ONTARIO – Proper signage is fundamental when it comes to emergency services locating the site of an incident, especially in rural areas.
Farm 911 made a presentation to SDG Council on Tuesday, May 21 detailing their efforts in creating a unified system that implements more rural signage throughout the province. A large majority of gallery members attended the meeting to show support of the project in SDG.
After officially launching in 2017, Farm 911 or The Emily Project has gained the support of many partner organizations and municipalities throughout the region, running as grassroots program. The initiative came to fruition following the passing of 7-year-old Emily Trudeau in 2014, who fell from and was struck by a tractor on her family farm near Tweed. Emergency services were unable to immediately locate the scene as the family was unable to provide dispatch with a civic address.
“Our goal is that all rural properties, whether buildings are present or not, have 911 signs posted,” said Resi Walt, Farm 911 committee member.
The committee is hoping that SDG Council will offer signs as a service to the community, encouraging rural landowners to use the signage and learn how to effectively call 911 services, while partnering with local agribusinesses that may support the program.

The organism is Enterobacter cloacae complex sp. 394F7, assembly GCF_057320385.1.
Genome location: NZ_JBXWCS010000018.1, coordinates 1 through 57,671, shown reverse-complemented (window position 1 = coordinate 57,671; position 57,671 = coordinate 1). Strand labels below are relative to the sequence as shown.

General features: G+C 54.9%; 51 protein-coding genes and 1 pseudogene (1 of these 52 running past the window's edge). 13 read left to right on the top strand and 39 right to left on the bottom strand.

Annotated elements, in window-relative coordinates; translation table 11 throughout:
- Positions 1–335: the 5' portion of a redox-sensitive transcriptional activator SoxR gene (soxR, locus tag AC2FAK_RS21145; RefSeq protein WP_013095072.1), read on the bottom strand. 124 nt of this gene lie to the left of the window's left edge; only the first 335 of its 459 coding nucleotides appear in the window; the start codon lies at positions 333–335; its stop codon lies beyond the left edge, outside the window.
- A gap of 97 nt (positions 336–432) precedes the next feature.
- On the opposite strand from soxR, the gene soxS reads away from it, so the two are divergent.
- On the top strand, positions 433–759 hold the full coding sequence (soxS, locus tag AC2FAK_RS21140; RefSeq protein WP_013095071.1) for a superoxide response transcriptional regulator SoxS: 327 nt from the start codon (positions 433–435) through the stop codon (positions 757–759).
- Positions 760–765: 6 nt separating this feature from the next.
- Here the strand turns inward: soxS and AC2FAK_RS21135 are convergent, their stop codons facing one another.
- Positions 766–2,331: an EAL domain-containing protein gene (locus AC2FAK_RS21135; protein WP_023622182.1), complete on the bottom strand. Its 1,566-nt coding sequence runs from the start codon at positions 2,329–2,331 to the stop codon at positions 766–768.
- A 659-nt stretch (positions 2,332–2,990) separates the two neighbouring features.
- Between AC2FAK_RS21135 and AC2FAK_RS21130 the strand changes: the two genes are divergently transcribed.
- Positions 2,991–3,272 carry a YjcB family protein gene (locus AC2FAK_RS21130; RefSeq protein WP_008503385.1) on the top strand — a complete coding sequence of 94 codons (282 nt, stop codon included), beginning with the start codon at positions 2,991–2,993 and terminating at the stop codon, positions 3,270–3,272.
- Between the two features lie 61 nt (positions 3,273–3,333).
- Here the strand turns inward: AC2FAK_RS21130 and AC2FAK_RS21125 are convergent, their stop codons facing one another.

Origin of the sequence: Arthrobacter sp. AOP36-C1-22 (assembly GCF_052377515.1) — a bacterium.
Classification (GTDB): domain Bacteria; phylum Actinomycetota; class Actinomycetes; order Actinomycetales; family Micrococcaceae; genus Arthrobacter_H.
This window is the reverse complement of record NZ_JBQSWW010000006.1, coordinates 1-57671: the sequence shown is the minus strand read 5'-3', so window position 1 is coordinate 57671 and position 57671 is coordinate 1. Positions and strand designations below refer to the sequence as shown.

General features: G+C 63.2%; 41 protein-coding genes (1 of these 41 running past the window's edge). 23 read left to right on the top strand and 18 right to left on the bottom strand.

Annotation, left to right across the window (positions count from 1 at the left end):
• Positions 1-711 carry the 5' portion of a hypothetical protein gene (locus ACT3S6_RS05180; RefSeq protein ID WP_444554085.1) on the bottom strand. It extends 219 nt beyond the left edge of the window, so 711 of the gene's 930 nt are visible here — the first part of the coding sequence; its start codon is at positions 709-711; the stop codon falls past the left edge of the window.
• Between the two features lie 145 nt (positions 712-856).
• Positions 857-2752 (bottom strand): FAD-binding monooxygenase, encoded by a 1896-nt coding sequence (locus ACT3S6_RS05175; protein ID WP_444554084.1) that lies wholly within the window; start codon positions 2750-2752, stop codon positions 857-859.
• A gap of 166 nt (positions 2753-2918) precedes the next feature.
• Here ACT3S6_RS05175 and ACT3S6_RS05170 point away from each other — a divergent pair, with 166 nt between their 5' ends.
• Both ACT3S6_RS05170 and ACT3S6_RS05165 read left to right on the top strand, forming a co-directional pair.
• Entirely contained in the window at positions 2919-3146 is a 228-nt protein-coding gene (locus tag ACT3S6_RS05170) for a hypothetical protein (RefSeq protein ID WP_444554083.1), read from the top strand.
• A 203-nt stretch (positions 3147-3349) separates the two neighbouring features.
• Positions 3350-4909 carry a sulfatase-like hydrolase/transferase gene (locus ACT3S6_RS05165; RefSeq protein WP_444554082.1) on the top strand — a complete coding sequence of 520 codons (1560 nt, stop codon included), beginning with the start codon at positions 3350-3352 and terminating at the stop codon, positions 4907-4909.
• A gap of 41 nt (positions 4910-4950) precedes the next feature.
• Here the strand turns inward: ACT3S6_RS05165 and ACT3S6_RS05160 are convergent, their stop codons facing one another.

Walt said that in Northumberland County, all municipalities were able to come together to use one similar application form and price for residents that they felt was reasonable ($25 per rural residential property), backed by additional financial support from council.
“I really want to stress that, this should not get caught up in what the fee for this service could be…this is about rural safety for our farmers and anything over $100 is not going to be used by our farmers. Farmers could have up to 10 businesses that need to use these signs and they are not going to be able to afford to do this if it is (costly),” said Walt.
Walt said that the committee celebrated their first sign posted in the summer of 2018.
CAO Tim Simpson asked Walt to send him more information to provide to each municipality to establish a comprehensive form at a later time.
To learn more about the project, visit Farm911’s website by clicking the link here.